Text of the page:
Because Apple TV+ does not license content from traditional media companies, it is forced to create the majority of its content in-house, though it has licensed some films and documentaries. This means that, in comparison to other networks, its movie collection is extremely limited. Furthermore, Apple TV+ continues to place a greater emphasis on original series than on original movies. In any case, Hala, The Banker, and The Elephant Queen are the most notable (and pretty much the only) Apple TV+ films available for streaming.
Under COVID-19, Apple has shown that it is prepared to purchase movies it didn’t commission and turn them into Apple exclusives; the first example is Tom Hanks’ Greyhound. It remains to be seen if this is a one-off or the start of a new trend.
Hulu does not make original movies, although it is owned by Disney, which has a commercial incentive to do so. Goodfellas, Grave of the Fireflies, Parasite, Portrait of a Lady on Fire, and The Dark Knight are among the most popular movies on the service at the time of writing.
Other services concentrate on a limited array of topics. There are a lot of high-quality documentaries on CuriosityStream. Horror films are the focus of Shudder. Classic and foreign films are the focus of the Criterion Channel. A rotating library of artsy and indie movies is curated by Filmatique, Mubi, and Ovid.tv. KweliTV is one of the best video streaming services for Black art appreciation. Tubi and Crackle, all of which are completely free, deliver a collection of classic movies from the past, but you’re unlikely to remember several of the titles in their collections.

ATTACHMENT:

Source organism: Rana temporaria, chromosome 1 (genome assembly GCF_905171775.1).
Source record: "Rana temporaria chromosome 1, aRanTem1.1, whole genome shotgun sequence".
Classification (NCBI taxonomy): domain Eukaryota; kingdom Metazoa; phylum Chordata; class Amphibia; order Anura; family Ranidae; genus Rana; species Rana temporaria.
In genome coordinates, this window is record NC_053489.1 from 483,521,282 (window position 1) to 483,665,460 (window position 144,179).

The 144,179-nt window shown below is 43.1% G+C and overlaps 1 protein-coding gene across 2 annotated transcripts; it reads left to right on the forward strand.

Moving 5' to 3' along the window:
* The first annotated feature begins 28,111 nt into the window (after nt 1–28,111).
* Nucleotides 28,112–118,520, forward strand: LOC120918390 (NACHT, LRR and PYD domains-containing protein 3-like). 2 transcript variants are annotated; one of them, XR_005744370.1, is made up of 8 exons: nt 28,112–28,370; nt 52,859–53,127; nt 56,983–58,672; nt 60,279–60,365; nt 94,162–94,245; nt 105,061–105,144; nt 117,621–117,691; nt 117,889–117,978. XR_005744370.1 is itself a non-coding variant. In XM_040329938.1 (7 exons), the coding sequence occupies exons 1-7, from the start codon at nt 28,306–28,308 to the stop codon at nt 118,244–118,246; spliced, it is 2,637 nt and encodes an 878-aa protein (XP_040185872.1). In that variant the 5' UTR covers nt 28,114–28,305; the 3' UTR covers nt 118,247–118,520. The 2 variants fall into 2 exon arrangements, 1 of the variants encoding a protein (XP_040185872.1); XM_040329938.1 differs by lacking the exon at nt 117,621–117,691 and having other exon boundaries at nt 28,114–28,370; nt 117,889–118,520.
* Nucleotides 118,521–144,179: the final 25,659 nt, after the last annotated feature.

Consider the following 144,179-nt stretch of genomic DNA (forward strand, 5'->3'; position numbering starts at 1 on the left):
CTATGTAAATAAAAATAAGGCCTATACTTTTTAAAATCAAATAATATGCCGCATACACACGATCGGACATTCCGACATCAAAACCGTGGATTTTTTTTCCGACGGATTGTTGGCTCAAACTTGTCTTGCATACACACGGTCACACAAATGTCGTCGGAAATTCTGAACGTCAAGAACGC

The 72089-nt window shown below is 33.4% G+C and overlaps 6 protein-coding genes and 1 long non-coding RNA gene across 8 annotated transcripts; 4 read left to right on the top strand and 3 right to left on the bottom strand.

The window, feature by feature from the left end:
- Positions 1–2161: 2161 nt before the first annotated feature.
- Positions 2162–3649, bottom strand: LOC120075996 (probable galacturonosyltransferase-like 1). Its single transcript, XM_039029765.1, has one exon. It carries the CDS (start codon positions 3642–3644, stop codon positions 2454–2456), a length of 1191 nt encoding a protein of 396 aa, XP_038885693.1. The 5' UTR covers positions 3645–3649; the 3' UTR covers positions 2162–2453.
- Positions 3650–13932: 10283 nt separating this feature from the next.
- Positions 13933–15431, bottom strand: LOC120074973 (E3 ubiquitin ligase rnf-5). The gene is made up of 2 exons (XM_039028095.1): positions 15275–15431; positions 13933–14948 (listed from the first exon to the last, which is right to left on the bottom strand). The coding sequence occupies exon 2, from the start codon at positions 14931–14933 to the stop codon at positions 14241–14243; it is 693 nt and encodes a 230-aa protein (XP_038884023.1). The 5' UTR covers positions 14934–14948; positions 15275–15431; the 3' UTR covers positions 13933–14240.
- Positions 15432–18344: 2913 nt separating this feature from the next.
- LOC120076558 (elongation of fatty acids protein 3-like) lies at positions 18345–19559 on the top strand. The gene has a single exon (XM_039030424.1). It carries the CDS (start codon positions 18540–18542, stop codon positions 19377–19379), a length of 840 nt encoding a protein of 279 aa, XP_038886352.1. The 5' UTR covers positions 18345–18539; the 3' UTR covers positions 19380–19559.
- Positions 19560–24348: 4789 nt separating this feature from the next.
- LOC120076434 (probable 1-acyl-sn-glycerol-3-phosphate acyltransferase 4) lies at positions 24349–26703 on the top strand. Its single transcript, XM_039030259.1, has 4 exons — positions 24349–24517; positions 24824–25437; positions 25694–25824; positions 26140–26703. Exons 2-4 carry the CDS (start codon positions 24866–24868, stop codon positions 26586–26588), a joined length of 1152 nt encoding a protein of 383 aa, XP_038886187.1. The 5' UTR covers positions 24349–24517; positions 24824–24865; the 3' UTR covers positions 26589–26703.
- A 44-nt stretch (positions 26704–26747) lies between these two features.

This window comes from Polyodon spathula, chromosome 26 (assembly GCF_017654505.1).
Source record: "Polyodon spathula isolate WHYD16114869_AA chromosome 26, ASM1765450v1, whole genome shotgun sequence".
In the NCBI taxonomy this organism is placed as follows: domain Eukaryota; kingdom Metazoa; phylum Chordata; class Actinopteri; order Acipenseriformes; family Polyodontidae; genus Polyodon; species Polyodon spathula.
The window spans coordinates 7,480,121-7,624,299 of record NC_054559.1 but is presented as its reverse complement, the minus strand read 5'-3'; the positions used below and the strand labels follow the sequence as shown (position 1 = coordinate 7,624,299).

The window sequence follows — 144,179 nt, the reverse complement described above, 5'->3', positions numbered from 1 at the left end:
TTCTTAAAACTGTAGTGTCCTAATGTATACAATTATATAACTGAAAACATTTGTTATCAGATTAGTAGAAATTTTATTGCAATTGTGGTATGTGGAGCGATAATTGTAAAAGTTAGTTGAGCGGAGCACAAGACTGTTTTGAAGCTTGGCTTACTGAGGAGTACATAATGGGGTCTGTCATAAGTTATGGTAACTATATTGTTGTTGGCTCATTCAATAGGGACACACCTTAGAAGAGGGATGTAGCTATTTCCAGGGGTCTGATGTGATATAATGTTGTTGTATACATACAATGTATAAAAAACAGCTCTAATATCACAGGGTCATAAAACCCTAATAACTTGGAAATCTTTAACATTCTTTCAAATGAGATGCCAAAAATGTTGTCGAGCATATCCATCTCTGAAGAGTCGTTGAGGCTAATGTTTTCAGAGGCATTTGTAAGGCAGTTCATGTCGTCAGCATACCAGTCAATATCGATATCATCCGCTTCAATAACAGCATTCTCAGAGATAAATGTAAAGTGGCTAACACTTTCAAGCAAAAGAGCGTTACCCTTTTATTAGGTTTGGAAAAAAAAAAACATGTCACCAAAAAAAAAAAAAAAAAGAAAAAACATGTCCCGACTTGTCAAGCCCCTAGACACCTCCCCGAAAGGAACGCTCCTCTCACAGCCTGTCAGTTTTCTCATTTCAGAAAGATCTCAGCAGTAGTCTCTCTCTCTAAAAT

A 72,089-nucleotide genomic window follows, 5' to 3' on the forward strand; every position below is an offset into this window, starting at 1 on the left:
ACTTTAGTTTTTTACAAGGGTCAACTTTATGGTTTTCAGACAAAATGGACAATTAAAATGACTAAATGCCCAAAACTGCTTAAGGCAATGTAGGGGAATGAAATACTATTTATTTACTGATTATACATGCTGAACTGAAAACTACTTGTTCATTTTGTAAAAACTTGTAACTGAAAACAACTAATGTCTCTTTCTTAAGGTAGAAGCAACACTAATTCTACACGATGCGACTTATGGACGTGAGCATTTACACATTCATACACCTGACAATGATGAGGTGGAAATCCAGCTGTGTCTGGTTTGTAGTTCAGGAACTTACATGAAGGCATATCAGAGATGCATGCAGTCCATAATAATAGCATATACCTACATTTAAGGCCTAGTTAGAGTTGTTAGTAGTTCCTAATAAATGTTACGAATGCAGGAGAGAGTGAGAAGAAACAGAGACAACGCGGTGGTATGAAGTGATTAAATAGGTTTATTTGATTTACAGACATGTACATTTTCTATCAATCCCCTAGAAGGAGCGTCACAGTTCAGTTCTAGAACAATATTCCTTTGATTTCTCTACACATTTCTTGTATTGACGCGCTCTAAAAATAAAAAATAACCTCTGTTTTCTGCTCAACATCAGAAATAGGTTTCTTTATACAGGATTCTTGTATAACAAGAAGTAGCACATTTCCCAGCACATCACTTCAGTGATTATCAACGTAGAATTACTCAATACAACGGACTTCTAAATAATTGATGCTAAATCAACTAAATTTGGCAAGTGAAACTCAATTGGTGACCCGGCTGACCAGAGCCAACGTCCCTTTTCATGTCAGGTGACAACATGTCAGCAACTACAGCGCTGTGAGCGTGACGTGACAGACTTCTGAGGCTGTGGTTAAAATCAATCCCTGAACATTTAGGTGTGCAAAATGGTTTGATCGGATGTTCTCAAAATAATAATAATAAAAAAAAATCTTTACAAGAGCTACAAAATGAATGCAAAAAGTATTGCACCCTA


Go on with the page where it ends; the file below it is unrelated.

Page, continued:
It’s worth noting that you won’t be able to stream the most recent movies on these services; many movies have a theatrical release period that allows them to qualify for awards. However, AMC Theaters is facing financial difficulties, and changes to award eligibility are always possible.
Are 4K, HDR, and surround sound supported by video, movie streaming services?
High-end audio and video standards are supported by some video streaming services. Apple TV+, CuriosityStream, Disney+, Netflix, and Amazon Prime Video, for example, all support 4K streaming. Filmatique, HBO Max, Hulu, KweliTV, Mubi, Ovid.tv, Peacock, Shudder, and The Criterion Channel are among the streaming services that provide 1080p streaming for movies. The highest streaming resolution on Tubi and Crackle is 720p.
HDR streaming is supported by several services, including Apple TV+, Disney+, Netflix, and Prime Video (either HDR10 or Dolby Vision). Higher-end audio standards (5.1 Surround Sound, Dolby Atmos, or Dolby Digital Plus) are becoming more widely supported. At least one of these standards is supported by Apple TV+, Disney+, HBO Max, Hulu, Netflix, Prime Video, and Tubi.